Tag Archives: narrative theory

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Thank you very much, but The Governor of Florida would prefer to tell your story his way.

Active Listening in the Classroom Heather Syrett.

An age-appropriate accounting of the multiform American experience is an educator’s duty.

These days a possible run for the Presidency means becoming the voice of widespread grievances held by potential voters. It’s a bit too early to know, but Governor Ron DeSantis’ and Florida’s legislative leaders seem to have mapped a path that includes taking on the educational establishment.  There appears to be no end to the state’s interest in laying down curriculum rules distinctly at odds with best practices known to schools of education, teachers, librarians and curriculum specialists. An age-appropriate accounting of the multiform American experience is an educator’s duty. But the Governor seems to favor gag orders that omit inclusion of all of the state’s citizens. Among other goals, he wants newer but widely accepted representations of gender off the table in most school classrooms.  In addition, DeSantis has replaced a university president and most of its board with fellow social conservatives, demanded the removal of “inappropriate” library books, disallowed a high school AP African American Studies course, and is attempting to dismember various diversity initiatives. He clearly prefers narratives that pull us back to the less aware years of the last century, when homosexuality was mostly not acknowledged, or insights about social injustice were limited to a few heroic figures. And forget about introducing students to what we now understand are the many sources of systemic bias. He treats this aspect of organizational life as if it were mere speculation rather than settled social science fact.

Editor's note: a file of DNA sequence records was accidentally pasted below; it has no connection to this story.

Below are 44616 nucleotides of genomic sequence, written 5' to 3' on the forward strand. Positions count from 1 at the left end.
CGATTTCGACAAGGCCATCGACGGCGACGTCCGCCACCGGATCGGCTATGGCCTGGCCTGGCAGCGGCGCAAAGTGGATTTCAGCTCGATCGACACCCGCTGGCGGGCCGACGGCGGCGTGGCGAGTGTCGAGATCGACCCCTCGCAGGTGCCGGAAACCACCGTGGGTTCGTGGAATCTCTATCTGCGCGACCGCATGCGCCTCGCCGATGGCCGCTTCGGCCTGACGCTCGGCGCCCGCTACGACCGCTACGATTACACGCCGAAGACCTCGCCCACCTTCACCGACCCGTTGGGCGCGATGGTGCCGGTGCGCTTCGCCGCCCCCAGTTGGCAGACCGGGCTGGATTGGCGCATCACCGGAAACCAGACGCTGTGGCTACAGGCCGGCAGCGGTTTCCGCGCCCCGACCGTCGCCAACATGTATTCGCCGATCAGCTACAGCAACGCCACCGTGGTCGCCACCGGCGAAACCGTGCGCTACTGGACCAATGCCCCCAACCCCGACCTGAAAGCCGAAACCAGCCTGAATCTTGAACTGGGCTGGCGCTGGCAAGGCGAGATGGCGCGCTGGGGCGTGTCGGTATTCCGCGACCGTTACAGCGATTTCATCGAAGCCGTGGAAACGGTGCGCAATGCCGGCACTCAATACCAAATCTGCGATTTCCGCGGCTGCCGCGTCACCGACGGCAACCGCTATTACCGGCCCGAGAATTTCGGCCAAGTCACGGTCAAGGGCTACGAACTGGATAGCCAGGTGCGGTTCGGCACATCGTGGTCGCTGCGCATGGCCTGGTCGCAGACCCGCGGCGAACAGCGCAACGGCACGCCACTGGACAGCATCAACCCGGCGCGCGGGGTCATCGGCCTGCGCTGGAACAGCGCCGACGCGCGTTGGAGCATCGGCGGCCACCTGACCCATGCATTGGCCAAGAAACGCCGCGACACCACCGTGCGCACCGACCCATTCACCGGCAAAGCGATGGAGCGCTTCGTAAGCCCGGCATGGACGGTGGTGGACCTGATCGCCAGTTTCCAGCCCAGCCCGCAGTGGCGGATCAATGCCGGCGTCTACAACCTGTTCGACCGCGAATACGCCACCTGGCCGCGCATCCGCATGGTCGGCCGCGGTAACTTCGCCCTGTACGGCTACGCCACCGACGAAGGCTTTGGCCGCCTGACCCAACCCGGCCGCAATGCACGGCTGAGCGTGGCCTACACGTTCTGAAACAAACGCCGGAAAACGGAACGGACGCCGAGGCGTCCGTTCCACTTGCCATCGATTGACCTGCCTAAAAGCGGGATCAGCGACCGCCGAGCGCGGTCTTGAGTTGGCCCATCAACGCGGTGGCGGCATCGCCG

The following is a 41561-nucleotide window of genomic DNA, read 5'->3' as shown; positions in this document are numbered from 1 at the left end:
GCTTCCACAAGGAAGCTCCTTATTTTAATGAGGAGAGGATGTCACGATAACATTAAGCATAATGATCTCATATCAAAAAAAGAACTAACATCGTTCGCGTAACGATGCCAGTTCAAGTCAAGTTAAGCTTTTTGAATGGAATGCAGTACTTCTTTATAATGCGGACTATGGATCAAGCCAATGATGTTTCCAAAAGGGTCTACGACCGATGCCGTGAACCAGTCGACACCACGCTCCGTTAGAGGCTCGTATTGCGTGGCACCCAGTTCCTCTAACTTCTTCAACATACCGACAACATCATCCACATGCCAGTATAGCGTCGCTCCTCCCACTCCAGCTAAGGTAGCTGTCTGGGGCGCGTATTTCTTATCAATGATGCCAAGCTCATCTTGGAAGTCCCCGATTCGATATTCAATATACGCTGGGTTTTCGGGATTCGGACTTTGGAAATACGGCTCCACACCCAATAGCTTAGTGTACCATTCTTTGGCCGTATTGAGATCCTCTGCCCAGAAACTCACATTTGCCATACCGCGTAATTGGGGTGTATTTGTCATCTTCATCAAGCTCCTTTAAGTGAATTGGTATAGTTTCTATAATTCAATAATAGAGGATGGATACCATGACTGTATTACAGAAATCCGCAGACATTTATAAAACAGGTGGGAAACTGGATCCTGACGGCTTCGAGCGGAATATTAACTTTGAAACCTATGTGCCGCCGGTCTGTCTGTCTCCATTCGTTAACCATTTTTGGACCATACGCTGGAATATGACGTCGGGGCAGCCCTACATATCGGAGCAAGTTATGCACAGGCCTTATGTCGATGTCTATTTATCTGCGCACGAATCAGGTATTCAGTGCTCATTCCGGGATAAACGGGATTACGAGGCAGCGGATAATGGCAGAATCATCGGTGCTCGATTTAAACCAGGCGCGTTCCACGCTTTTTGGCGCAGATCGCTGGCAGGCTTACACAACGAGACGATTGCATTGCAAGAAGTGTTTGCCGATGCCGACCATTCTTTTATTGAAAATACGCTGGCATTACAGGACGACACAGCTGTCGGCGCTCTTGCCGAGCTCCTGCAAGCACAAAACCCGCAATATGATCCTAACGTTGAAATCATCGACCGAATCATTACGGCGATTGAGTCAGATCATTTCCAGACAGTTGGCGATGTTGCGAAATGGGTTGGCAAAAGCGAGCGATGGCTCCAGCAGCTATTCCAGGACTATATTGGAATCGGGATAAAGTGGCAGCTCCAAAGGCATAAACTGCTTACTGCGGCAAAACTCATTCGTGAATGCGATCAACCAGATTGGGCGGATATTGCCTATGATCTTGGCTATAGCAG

Here’s the thing. Building a description of anything in everyday language is not a neutral act. The vast and largely accepted literature in the Sociology of Knowledge reminds us that narrative cannot help but come from perspectives shaped by the particular experiences and values of a given community. Narratives evolve with shifting preferences. The question is less if there is a perspective, but which ones are in play at any one time. These systemic preferences—some harmless and some pernicious—are built into the rhetoric of human communities.


To progress beyond these limitations requires awareness.  Going the other way to denial leads us to banning rhetoric if it is “woke,” meaning that they may consider newer narratives that acknowledge more fluid definitions of gender, racial discrimination, or the situational ethics of the founding fathers. All are unsettling to anyone who mistakenly understands learning as a static enterprise dealing with “knowns” that are oversimplified into immutability. And so it follows that if a student is made to feel uncomfortable through discussion of a specific topic like the many form of the American family, a teacher is presumably supposed to retreat to some safer topic. Ditto for any topics touching on gender identity in the early elementary grades.

How does all of this look like in the classroom? One teacher in Palm Beach County recently changed her plans for a discussion about the first American woman to fly in space to omit the fact that Sally Ride was a lesbian. The teacher feared for her job if that detail was included. The same frightening logic is evident in the recent decision of a Florida College to cancel a scheduled appearance of the U.K.’s renowned King’s Singers. Someone discovered that a member of the acapella group was gay.

This land of swamps may have even more than it knows.

To be sure, no one wants to expose children to more than they can comfortably understand. And Ron DeSantis has imposed more gag rules on teaching professionals than the courts may accept. But hate bills against a lot of groups are fouling the very idea of education in the Sunshine State.

We can hope we have less to fear than we think from doctrines that pretend not to see. As Communication Theorist Marshall McLuhan once noted, school is a place where children can ‘take a break’ from their education via the mass media. For better or worse, our social and public media are infused with contemporary attitudes that are easily absorbed. And there are alternate ways for children to find their way to understanding the nature of social relations, even if they start with unfairly branded books like Todd Parr’s The Family Book, or Justin Richardson’s and Peter Parnell’s And Tango Makes Three.